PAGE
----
some responses to the storm...
The detractors, most of them from university arts or social science departments, took longer than the journalists to get going but once started they took on with relish the perfidy of Eddie Burrup.
Without exception they imputed base motives to Elizabeth Durack: opportunism, financial gain, deceit, theft of a culture, lack of respect and so on. A few were temperate* but most detractors set to — weaving elaborate personal speculations and post-modernist theories around identity crises, colonialist and/or paternalistic attitudes, appropriation, masquerades, hoaxes and forgeries.
[*Laurel Peel, an undergraduate from the University of Western Sydney, sought an interview with both Elizabeth and Perpetua and was an early moderate voice]
In the examples selected below not one consulted a primary source; not one attempts to examine the art produced under the name of Eddie Burrup; not one considers the possibility that Eddie Burrup had valid alternative views to that of the mainstream; not one grants that an artist with decades of direct experience of landscape and people may have gained some rare insights and have something to say worth recording; not one considers the effort involved or the excitement of what it may have been like — transported into another realm, alight with insight and energy — to create work by and for an entirely new human being. And, unlike the public at large, not one detractor saw anything conciliatory about the Eddie Burrup affair.
On the contrary, all detractors listed below denounce Durack for using as a nom de brush an Aboriginal male, for the effrontery of assuming his identity and/or for perpetrating ‘colonialist imaginations’. Several mock the voice of an old man speaking, through his life story and painting titles, in kriol — in what used to be called pidgin or Aboriginal English. A few disparage Durack’s entire oeuvre. In most cases, the detractors’ attacks are so wide of the mark of Elizabeth Durack’s/Eddie Burrup’s outlook, aspirations and motivations they would be comical were they not so pious and malicious.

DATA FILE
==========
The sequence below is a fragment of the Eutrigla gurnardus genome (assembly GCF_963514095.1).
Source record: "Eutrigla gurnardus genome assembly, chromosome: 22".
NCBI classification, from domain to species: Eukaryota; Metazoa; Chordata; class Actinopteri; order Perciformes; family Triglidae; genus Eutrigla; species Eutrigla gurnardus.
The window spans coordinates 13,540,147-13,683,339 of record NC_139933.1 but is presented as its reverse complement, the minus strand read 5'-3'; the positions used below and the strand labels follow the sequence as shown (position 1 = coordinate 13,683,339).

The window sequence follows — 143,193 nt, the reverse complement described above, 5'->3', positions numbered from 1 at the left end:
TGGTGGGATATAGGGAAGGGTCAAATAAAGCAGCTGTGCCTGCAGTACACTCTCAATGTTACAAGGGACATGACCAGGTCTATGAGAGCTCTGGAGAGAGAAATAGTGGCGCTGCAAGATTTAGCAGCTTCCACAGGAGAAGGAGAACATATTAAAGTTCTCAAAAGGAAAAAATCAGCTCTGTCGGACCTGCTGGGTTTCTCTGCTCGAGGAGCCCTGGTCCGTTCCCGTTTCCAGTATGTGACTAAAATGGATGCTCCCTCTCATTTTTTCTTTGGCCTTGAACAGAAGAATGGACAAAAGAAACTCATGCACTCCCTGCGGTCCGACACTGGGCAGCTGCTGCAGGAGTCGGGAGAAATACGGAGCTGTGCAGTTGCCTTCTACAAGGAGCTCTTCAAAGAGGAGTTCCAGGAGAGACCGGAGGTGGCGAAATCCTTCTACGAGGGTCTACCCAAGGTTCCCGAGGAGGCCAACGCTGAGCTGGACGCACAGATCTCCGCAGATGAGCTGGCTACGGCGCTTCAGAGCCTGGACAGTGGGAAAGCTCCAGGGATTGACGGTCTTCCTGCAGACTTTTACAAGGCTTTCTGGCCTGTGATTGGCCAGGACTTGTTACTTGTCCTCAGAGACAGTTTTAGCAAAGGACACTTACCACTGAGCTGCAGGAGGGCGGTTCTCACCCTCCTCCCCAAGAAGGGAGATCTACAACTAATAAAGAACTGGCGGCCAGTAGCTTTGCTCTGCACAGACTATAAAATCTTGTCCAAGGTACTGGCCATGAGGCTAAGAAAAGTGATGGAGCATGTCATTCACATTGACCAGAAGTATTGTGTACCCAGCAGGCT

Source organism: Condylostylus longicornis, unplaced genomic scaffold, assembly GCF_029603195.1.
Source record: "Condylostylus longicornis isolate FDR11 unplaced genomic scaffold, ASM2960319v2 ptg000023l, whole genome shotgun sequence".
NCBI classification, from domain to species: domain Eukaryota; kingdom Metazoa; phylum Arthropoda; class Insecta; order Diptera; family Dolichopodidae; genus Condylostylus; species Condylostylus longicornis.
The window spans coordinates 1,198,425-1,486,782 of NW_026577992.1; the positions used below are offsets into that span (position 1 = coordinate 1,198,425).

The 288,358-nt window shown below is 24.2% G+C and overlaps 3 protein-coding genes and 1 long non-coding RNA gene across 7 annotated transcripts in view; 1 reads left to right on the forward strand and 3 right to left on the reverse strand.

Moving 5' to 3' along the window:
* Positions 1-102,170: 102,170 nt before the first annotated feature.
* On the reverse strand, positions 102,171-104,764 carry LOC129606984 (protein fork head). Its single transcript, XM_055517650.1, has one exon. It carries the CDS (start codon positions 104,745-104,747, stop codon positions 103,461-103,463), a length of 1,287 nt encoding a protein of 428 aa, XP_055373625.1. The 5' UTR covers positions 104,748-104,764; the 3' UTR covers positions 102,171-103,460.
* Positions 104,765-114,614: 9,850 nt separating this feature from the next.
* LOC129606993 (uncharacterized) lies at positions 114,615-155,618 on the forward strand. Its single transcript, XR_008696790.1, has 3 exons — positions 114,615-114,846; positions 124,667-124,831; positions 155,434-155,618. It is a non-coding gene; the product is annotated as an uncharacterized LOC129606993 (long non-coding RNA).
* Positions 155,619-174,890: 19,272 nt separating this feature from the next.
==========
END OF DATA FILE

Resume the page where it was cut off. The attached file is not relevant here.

- Julie Marcus ‘...like an Aborigine — empathy, Elizabeth Durack and the colonial imagination’ in The Olive Pink Society Bulletin Vol 9 (1 & 2) 1997
- Christine Dauber ‘Stand up the real Elizabeth Durack’ in Picturing the ‘Primitif’ edited by Julie Marcus, LhR Press, Canada Bay, NSW 2000
- Christine Nicholls From Appreciation to Appropriation: Indigenous Influences and Images in Australian Visual Art exhibition catalogue Flinders University Gallery, Adelaide, South Australia, March 2000
- Franchesca Cubillo ‘Elizabeth Durack: I drew very close to these men, sharing their dilemma...' in Uncommon Ground: White Women in Aboriginal History edited by Anna Cole, Victoria Haskins & Fiona Paisley, Aboriginal Studies Press, Canberra, 2000
- Kylie O’Connell ‘”A Dying Race”: the history and fiction of Elizabeth Durack’ in Ruinard & Tilley (eds) Fresh Cuts: Journal of Australian Studies No 67 University of Queensland Press St Lucia, 2000
- Fred R Myers The making of an Aboriginal High Art Duke University Press, Durham and London, 2002
- Marguerite Nolan ‘Elizabeth Durack, Eddie Burrup and the Art of Identification’ in Fakes and Forgeries Peter Knight and Jonathan Long (eds) Cambridge Scholars Press, Buckinghamshire, 2004